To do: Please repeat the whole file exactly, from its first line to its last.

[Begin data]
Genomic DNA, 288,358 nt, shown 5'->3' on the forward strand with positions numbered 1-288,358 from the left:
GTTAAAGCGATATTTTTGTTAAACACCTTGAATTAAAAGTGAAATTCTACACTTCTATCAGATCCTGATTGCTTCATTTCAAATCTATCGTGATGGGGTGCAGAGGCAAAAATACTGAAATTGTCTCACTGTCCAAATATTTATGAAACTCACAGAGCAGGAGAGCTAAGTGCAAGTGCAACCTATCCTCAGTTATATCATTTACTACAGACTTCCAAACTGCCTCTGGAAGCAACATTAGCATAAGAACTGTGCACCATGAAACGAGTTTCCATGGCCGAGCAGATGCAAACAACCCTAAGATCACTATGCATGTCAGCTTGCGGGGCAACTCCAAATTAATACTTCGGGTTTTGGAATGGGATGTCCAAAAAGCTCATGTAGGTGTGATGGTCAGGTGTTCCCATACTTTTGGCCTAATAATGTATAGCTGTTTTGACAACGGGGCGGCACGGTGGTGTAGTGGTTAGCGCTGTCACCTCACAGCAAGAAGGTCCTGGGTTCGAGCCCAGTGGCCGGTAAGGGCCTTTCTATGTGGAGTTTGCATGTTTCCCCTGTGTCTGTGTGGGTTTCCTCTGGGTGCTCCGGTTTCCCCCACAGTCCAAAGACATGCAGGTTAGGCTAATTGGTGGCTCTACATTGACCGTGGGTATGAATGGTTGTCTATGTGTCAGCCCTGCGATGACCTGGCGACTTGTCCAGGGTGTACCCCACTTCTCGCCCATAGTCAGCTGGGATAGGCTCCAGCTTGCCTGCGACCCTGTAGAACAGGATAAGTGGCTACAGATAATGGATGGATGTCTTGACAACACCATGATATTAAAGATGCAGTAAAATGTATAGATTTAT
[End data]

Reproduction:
Genomic DNA, 288,358 nt, shown 5'->3' on the forward strand with positions numbered 1-288,358 from the left:
GTTAAAGCGATATTTTTGTTAAACACCTTGAATTAAAAGTGAAATTCTACACTTCTATCAGATCCTGATTGCTTCATTTCAAATCTATCGTGATGGGGTGCAGAGGCAAAAATACTGAAATTGTCTCACTGTCCAAATATTTATGAAACTCACAGAGCAGGAGAGCTAAGTGCAAGTGCAACCTATCCTCAGTTATATCATTTACTACAGACTTCCAAACTGCCTCTGGAAGCAACATTAGCATAAGAACTGTGCACCATGAAACGAGTTTCCATGGCCGAGCAGATGCAAACAACCCTAAGATCACTATGCATGTCAGCTTGCGGGGCAACTCCAAATTAATACTTCGGGTTTTGGAATGGGATGTCCAAAAAGCTCATGTAGGTGTGATGGTCAGGTGTTCCCATACTTTTGGCCTAATAATGTATAGCTGTTTTGACAACGGGGCGGCACGGTGGTGTAGTGGTTAGCGCTGTCACCTCACAGCAAGAAGGTCCTGGGTTCGAGCCCAGTGGCCGGTAAGGGCCTTTCTATGTGGAGTTTGCATGTTTCCCCTGTGTCTGTGTGGGTTTCCTCTGGGTGCTCCGGTTTCCCCCACAGTCCAAAGACATGCAGGTTAGGCTAATTGGTGGCTCTACATTGACCGTGGGTATGAATGGTTGTCTATGTGTCAGCCCTGCGATGACCTGGCGACTTGTCCAGGGTGTACCCCACTTCTCGCCCATAGTCAGCTGGGATAGGCTCCAGCTTGCCTGCGACCCTGTAGAACAGGATAAGTGGCTACAGATAATGGATGGATGTCTTGACAACACCATGATATTAAAGATGCAGTAAAATGTATAGATTTAT